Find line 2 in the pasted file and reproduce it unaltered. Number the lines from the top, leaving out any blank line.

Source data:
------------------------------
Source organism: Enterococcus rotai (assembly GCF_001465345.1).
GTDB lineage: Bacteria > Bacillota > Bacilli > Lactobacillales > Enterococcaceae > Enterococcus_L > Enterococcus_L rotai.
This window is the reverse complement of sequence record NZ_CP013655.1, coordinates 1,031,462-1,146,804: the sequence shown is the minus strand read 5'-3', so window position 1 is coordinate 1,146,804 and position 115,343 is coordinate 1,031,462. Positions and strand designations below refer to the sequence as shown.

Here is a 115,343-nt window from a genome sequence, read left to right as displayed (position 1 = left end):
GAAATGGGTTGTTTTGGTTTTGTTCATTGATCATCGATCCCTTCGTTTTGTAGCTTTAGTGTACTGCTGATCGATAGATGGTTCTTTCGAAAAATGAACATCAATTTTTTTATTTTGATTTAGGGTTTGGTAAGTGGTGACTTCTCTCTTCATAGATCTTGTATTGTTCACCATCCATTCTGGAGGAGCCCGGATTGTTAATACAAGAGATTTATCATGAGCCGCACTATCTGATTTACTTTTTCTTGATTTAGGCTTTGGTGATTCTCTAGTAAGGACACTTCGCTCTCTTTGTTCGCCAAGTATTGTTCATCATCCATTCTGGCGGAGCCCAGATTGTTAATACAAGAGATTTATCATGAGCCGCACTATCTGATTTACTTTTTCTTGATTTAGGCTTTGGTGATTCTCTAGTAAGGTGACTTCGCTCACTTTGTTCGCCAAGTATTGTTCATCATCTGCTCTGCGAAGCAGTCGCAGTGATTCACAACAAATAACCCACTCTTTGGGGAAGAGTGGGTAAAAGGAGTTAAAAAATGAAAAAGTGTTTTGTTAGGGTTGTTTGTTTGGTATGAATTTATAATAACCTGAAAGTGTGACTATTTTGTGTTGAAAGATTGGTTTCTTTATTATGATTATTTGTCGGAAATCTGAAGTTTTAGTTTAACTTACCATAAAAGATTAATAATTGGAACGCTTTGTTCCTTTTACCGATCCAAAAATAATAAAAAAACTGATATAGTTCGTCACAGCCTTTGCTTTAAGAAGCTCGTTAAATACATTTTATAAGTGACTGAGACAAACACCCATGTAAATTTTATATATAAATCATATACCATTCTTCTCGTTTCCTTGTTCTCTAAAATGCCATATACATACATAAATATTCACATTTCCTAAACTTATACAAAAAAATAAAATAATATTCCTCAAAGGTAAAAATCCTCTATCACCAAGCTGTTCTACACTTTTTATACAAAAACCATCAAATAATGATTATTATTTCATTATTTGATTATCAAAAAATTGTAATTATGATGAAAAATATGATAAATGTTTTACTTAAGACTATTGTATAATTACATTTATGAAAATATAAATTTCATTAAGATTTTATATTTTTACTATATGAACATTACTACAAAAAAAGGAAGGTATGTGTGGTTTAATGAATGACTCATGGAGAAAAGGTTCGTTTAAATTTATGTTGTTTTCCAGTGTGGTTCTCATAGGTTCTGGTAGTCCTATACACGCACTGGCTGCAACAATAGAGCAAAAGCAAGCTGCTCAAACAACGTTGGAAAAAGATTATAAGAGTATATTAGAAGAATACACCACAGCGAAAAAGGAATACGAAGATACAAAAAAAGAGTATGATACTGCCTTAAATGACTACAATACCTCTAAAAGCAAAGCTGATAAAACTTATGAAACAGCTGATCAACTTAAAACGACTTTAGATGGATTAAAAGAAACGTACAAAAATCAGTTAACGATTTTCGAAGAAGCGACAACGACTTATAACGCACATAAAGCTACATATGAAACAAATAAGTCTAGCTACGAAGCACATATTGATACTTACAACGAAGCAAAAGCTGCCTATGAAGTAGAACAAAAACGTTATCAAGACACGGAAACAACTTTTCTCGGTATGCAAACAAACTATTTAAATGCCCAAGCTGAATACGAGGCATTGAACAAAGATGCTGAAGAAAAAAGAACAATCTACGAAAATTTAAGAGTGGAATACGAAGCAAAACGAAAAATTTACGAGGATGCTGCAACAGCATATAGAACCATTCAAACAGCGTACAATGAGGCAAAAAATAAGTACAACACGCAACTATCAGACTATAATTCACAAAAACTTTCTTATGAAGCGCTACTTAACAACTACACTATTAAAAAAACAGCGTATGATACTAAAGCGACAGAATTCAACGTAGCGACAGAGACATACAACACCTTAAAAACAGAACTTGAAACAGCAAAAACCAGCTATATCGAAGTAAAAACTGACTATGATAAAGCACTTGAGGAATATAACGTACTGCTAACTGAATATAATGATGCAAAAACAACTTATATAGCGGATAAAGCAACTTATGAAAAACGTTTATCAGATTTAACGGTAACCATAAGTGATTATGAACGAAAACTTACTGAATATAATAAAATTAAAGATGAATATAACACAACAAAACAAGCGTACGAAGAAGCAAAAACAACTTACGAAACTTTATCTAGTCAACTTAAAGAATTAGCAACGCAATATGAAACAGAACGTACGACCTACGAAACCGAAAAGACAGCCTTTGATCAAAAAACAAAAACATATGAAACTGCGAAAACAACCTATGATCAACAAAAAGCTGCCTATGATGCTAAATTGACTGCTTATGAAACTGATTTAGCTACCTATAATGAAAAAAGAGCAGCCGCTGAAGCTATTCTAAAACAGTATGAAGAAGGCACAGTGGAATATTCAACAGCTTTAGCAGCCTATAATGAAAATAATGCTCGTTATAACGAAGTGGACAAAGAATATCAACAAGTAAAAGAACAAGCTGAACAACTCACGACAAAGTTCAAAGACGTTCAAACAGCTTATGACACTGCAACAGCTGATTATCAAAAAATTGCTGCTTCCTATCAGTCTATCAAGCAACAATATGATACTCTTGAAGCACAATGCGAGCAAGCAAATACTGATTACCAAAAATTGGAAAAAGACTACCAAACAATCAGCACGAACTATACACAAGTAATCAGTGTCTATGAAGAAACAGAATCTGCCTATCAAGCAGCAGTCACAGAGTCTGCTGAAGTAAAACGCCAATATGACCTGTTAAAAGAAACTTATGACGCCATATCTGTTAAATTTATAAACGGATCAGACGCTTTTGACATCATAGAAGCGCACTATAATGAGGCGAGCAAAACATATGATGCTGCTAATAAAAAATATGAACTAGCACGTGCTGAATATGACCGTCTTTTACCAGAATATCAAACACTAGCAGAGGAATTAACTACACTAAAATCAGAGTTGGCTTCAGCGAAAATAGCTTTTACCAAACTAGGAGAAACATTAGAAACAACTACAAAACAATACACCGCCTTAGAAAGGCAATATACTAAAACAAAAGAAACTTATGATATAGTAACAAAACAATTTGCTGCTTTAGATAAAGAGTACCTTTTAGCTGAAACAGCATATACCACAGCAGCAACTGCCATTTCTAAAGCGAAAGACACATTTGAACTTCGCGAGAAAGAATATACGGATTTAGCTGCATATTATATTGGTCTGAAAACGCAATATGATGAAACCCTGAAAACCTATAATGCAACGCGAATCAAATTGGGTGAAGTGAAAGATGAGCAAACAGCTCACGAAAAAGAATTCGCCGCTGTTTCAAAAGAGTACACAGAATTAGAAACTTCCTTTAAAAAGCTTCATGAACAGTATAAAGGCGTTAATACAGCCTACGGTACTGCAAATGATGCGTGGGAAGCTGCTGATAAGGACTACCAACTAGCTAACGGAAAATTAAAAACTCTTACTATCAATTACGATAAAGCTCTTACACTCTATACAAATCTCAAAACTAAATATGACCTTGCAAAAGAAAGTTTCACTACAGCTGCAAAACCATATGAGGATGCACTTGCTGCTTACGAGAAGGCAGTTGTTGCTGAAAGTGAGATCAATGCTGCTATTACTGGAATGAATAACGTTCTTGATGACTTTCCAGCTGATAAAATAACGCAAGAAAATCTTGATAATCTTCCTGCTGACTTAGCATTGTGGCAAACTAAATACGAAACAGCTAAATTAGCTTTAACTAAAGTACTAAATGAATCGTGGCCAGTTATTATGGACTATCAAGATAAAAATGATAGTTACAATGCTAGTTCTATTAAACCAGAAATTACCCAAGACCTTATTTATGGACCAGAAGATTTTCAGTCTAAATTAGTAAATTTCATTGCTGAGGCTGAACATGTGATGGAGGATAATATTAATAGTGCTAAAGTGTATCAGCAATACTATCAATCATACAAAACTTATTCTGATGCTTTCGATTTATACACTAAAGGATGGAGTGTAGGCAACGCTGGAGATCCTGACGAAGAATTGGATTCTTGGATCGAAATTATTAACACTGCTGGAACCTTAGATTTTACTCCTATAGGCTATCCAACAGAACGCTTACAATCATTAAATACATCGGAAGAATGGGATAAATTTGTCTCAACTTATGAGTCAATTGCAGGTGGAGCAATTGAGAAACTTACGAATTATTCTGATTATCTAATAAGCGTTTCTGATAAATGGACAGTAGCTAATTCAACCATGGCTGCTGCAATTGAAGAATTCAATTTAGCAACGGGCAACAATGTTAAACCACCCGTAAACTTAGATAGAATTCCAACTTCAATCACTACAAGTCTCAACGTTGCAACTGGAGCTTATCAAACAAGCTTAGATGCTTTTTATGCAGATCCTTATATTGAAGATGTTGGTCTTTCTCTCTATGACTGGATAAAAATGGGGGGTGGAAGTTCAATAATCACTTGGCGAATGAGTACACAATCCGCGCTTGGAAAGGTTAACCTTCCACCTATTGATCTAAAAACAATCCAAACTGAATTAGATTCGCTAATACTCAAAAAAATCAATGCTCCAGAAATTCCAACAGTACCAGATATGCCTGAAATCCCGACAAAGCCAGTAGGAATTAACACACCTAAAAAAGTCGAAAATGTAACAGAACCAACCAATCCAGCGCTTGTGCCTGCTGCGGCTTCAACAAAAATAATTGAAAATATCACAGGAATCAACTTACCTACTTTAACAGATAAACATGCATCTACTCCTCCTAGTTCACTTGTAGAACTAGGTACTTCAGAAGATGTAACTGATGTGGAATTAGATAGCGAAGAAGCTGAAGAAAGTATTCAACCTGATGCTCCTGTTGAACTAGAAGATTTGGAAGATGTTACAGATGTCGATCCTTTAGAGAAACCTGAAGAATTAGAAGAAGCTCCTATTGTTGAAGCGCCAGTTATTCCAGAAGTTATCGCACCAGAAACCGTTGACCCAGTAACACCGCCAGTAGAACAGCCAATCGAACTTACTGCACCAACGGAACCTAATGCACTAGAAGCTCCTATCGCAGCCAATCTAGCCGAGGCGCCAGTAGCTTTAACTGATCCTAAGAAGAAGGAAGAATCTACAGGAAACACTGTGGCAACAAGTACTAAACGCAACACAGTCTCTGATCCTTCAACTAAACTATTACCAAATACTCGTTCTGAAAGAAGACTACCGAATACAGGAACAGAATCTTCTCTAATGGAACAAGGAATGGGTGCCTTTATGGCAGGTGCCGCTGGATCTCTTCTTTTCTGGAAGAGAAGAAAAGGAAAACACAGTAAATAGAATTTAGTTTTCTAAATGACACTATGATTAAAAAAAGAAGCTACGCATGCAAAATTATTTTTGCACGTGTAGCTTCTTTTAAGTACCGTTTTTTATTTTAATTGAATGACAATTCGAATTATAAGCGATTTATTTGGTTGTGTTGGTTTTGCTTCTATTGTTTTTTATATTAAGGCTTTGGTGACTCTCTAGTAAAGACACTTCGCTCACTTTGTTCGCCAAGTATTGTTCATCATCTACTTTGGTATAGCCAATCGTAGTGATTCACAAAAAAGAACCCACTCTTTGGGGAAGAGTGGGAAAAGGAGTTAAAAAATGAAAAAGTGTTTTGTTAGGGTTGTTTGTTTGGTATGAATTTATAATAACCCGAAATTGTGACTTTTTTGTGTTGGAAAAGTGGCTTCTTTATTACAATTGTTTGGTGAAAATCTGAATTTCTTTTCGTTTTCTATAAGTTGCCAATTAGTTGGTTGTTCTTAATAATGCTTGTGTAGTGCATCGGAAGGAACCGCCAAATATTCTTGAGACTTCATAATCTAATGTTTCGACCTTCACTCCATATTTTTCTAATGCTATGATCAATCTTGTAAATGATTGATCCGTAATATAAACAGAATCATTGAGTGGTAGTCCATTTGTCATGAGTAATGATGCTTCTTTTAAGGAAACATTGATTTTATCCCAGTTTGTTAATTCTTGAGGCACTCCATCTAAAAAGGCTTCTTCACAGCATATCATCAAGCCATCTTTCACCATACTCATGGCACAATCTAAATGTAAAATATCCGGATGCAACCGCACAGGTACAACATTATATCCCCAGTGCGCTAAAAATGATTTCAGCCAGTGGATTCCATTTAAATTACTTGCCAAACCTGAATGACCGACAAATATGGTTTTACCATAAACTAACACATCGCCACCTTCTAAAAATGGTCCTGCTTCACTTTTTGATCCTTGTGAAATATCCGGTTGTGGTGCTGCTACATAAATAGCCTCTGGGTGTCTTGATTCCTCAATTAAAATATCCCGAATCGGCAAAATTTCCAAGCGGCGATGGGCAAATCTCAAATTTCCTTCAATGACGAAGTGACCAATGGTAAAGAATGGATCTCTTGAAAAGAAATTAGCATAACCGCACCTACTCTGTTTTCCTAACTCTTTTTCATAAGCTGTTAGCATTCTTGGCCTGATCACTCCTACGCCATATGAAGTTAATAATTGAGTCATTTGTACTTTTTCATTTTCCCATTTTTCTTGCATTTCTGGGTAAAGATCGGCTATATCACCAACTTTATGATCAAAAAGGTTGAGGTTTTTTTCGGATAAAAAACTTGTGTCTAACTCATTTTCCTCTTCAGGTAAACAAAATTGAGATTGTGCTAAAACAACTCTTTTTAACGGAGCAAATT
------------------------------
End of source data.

GTDB lineage: Bacteria > Bacillota > Bacilli > Lactobacillales > Enterococcaceae > Enterococcus_L > Enterococcus_L rotai.